When you are hurt on the job, your employer's workers' compensation insurance should cover you. If your claim is approved, you can expect to have all of your related medical expenses covered. Also, if your doctor tells you to stay home from work while you get better, you can be paid a weekly disability wage equal to about 66.6% of your salary (depending on your state of residence). Some work situations, though, don't offer employees coverage and it's smart to understand when it applies and when it doesn't. Read on and find out more about some workers' comp gray areas of coverage.
Who do you work for? That question may not be as easily answered as you might think. More and more people work on a contract, freelance, or temporary basis than ever before. In most cases, if you filled out and out signed a W-4 form when you were hired, you are a direct employee of the company. The W-4 form allows the company to deduct certain taxes from your pay before you get it. If so, you are likely eligible for workers' compensation insurance coverage.
If you are eligible, you don't have to do anything to sign up—you are covered from your first moment on the job and the cost to you, the employee, is nothing. Your employer pays the premiums for your coverage. However, if you fall under the following circumstances, there may be more work to do.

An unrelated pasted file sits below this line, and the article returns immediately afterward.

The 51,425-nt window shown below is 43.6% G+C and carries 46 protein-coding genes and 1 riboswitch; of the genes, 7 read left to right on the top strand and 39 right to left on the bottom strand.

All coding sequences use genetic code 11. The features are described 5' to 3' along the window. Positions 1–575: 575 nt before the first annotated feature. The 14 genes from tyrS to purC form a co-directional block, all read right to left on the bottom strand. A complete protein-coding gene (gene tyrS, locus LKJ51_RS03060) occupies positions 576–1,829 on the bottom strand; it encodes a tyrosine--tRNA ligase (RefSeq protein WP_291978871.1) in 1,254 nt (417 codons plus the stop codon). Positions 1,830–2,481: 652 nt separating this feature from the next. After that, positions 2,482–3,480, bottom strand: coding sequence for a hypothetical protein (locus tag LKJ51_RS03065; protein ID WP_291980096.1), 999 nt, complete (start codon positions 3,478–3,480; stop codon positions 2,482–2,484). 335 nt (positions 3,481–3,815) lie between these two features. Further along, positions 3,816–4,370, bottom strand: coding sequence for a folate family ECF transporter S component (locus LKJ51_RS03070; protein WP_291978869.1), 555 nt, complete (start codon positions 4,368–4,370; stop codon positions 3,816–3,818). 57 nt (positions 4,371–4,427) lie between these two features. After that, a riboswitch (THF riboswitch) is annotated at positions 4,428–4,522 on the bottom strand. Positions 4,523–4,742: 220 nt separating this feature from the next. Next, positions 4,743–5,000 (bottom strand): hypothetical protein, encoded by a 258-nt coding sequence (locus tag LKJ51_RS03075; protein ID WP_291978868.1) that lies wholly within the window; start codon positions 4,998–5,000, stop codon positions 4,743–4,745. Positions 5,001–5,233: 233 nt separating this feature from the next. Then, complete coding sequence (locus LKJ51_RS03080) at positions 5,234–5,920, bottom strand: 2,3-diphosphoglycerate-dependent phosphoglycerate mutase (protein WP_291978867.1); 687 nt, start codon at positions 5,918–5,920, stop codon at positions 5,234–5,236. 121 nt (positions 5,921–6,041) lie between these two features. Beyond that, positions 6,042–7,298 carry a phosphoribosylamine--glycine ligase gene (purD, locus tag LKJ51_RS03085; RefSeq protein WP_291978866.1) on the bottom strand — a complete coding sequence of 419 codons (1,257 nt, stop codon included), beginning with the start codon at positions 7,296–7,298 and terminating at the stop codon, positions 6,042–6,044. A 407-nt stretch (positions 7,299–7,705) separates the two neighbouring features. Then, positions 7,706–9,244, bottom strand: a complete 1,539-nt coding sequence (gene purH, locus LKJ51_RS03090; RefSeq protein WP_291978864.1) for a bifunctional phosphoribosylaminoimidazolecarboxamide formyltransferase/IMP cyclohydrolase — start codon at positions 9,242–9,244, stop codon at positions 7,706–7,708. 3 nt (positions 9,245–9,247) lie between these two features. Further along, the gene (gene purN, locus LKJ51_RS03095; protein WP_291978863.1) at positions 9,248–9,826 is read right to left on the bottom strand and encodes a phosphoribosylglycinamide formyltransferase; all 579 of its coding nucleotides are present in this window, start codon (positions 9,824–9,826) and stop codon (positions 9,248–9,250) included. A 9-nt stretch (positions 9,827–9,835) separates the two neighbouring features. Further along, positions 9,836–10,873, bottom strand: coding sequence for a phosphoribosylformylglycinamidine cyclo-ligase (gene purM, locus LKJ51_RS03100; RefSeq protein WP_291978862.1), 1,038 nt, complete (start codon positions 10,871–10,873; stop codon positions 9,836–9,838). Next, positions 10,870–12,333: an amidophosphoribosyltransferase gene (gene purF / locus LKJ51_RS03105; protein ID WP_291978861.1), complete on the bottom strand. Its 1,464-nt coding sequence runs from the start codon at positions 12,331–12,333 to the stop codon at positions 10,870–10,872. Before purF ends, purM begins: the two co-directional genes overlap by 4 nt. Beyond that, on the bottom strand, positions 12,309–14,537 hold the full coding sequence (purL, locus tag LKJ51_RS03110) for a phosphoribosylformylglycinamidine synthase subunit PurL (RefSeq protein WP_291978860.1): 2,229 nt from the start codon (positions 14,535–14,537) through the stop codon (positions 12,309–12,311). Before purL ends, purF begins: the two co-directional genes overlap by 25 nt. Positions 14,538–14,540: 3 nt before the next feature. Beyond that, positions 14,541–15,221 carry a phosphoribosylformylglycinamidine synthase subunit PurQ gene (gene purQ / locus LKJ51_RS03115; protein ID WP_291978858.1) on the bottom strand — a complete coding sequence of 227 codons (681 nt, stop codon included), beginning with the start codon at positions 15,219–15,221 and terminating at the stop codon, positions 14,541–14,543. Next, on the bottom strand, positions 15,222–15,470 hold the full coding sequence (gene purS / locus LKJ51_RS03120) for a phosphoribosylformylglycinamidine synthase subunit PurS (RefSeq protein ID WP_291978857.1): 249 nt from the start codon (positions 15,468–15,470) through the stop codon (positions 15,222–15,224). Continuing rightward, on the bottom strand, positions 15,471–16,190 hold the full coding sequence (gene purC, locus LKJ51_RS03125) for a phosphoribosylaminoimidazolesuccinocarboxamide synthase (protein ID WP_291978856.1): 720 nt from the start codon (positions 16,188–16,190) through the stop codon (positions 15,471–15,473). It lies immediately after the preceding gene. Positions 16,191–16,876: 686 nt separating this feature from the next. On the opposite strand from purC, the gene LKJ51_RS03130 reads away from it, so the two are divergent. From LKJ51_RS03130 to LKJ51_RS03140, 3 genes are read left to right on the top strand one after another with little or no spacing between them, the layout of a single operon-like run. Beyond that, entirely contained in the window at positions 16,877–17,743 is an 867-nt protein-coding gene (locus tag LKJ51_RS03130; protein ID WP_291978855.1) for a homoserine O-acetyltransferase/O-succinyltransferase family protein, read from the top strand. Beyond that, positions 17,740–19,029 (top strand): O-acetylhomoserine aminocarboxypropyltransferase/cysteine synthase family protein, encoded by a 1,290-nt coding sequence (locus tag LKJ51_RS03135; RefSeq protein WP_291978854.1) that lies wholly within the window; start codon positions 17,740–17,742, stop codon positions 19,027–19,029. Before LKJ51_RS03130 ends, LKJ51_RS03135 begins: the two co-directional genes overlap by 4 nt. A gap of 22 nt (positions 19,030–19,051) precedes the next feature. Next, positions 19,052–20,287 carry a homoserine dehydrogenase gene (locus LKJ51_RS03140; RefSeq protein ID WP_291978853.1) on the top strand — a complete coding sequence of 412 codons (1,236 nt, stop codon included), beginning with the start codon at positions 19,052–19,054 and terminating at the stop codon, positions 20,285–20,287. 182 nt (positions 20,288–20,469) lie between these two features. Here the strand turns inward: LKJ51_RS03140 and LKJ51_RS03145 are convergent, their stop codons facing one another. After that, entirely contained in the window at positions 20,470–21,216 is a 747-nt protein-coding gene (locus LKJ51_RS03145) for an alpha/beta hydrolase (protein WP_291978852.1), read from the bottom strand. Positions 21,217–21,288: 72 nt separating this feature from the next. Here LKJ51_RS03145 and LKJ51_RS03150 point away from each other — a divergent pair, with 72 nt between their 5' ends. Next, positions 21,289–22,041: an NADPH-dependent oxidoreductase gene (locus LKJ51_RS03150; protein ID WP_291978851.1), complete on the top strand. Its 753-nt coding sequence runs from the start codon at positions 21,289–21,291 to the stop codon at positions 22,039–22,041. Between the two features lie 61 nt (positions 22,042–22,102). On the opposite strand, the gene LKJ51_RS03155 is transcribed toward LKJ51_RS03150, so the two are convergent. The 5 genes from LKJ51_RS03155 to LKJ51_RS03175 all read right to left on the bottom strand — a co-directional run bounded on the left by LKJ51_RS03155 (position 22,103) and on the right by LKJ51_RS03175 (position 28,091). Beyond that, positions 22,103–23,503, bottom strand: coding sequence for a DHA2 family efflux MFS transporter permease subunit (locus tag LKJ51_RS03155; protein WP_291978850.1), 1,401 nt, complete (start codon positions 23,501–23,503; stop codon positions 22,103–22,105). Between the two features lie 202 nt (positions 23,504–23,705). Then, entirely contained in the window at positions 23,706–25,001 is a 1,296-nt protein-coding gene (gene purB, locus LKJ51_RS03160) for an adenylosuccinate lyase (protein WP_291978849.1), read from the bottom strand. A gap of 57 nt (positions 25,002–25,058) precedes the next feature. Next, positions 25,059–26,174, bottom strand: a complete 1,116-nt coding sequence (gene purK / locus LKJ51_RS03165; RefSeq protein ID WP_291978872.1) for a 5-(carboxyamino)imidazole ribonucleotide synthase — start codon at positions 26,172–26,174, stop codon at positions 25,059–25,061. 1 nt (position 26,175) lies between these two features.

1. Federal Employees: Federal employees are commonly covered under a government form of workers' compensation whereas private companies use for-profit insurers. The way federal employees file and the rules are different but they get the same basic coverage as those who work for non-governmental companies.
2. Temporary Workers: Most temporary workers are covered under a workers' compensation plan but who provides that coverage can vary. Some companies hire temporary workers directly for a given period of time and they are usually eligible for the same workers' compensation benefits that everyone else at the company is. Some workers, though, may be employed by a temporary employment agency. In that case, a hurt temporary worker can be eligible for the workers' compensation insurance that the employment service uses.
3. Independent Contractors: This class of employees seldom enjoys workers' compensation insurance coverage. No matter how long the worker might have been paid by a company, if the company classifies the worker as a contract employee, they are not eligible for workers' comp or other benefits like health insurance. These workers do have the option to purchase and pay premiums on a private workers' compensation plan, however.
4. Volunteer Workers: With one notable exception, volunteer workers are not eligible for workers' compensation benefits. For example, volunteer firefighters may be eligible for workers' comp insurance and other paid employee benefits as well.
If you've been hurt on the job and are finding it difficult to get the coverage you believe you are eligible for, speak to a workers' compensation attorney.